In a recent Huffington Post column, Greenpeace Board Member Jeffrey Hollander writes, "Canned tuna is not a product generally synonymous with innovation." This is rich coming from an organization that has been using the same pressure tactics, often based on hyperbole and outright lies, for the past 40 years.
In fact, the people who put nutritious and affordable tuna in America's lunch bags and on dinner tables have been improving the way tuna is found, caught, and kept viable for generations to come. That unheralded success has taken many years of continuous innovation and effort that will surely continue.
Consider the challenge. You are on a small boat in an ocean twice the size of Canada. In that ocean you are looking for only two species of tuna (skipjack and albacore) that roam for thousands of miles. How do you find and catch those fish and little else?
Random nets strewn about would catch everything. A fishing pole in the open ocean would catch next to nothing. Experience teaches us that migratory fish like tuna are attracted to floating objects like tree branches or logs in what is an otherwise featureless aquatic wilderness. These floating objects are known by the technical term Fish Aggregating Devices (FADs), and they make fishing for tuna more efficient. Remarkably, innovations like FADs help keep bycatch -- fish caught other than tuna -- to less than 5 percent of the total catch.
But no one fishing method is perfect by itself. That's why tuna fishermen use a variety of gear. As the methods improve, the mix of gear changes. This has been true for years. And as anyone who has dropped a line in the water knows, there is no one method that is 100-percent free of bycatch.
Greenpeace's Jeffrey Hollander also says that it is becoming harder "to hide from the reality of what is happening to our oceans."
That's true... and that's good news.
What's happening in our oceans is that fish populations once thought to be on the brink are coming back. And those still facing challenges have sustainability oversight in place. Albacore and skipjack tuna stocks are healthy and thriving. And because of FADs, tuna bycatch rates have never been lower, which means tuna fishermen can better avoid catching other species of fish or sea turtles.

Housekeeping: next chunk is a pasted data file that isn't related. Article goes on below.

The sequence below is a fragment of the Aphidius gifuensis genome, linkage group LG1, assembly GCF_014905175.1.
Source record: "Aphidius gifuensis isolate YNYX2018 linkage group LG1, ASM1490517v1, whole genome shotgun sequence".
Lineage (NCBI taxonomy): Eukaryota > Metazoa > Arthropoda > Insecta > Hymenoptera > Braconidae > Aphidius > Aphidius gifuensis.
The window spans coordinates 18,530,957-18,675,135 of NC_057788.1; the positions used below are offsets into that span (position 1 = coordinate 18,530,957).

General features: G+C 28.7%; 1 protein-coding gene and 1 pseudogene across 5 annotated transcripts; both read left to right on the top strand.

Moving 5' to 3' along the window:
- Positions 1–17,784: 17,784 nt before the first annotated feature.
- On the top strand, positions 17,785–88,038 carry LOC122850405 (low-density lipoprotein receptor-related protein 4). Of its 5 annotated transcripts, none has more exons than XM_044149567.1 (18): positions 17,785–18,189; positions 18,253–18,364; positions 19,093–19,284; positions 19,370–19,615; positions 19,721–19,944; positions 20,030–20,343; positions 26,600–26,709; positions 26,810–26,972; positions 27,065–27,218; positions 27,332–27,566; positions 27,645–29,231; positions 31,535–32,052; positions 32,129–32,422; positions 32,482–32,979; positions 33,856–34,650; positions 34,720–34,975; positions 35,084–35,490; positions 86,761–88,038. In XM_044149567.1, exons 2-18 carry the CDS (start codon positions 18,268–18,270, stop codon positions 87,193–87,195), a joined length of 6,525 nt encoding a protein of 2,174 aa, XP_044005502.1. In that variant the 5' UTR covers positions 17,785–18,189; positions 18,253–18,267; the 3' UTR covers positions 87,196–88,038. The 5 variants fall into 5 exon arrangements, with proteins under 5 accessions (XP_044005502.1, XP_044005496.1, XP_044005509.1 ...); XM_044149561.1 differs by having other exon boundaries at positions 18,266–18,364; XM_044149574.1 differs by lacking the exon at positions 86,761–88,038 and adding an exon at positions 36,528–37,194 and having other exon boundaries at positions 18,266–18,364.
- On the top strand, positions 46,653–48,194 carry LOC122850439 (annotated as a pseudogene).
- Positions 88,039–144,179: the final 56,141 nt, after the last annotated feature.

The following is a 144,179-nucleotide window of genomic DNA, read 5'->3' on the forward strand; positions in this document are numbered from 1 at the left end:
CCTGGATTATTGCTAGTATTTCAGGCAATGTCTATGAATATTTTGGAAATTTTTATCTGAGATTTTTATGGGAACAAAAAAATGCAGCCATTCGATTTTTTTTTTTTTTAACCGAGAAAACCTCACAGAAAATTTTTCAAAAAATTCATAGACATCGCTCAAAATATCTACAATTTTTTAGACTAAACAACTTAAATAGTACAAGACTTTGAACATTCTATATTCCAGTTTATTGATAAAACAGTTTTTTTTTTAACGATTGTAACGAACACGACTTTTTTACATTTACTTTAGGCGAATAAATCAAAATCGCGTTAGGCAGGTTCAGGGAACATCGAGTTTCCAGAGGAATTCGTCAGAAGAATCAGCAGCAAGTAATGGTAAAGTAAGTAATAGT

The bad news is that tuna brands and retailers in the U.K. have been bullied by Greenpeace into commitments that look good on paper but do little to improve actual tuna sustainablity. In fact, Greenpeace's "solutions" will impact the health of people dissuaded from eating tuna and may have vastly more damaging consequences for ocean ecosystems.
Greenpeace's says it wants tuna to be caught only with a fishing pole and line, or with no FADs -- in other words, with no modern fishing techniques. Think about how that might work in practice. You'd need a lot more boats covering a lot more ocean in search of tuna that could be almost anywhere. That means more engines burning more fuel for more time, enough bait to decimate stocks of bait fish, and a massive new carbon footprint.
If, in reality, this approach is such a bad idea, why does Greenpeace talk about it incessantly? The reason is simple: Greenpeace needs something to talk about.
To raise the huge amounts of money it needs to support a global anti-business organization with its ships, helicopters, blimps, plushy costumes, and media centers, Greenpeace needs a cause to get donors excited -- not excited enough to do independent research, but just enough to write a check and move on. That's why Greenpeace is always talking about whales, and tuna, and tigers, and pandas -- what media experts call "charismatic megafauna."
Notice how they don't talk about dolphins anymore. Why? Because innovations in tuna fishing like FADs made canned tuna dolphin-free decades ago.
No, the best problem for Greenpeace to attack is one that features an attractive animal and an impossible solution. That way they can raise money for years to come and never actually solve the rhetorical "crisis" they created.
Followed to their logical ends, Greenpeace's solutions would put companies out of business, and perhaps that's the goal. But it's not a sustainable one for Greenpeace, because without the big bad companies to rail against, supporters won't write checks. So, look for Greenpeace to continue its full-blooded fundraising effort via a half-hearted sustainability campaign.
Gavin Gibbons is the director of media relations for the National Fisheries Institute, the nation's largest seafood trade association. As NFI's spokesman, he has been featured in everything from the Washington Post to USA Today and has been the voice of fisheries issues on CNN, NPR, and the Fox Business Network. He is also a featured blogger for AboutSeafood.com and SeafoodSource.com.
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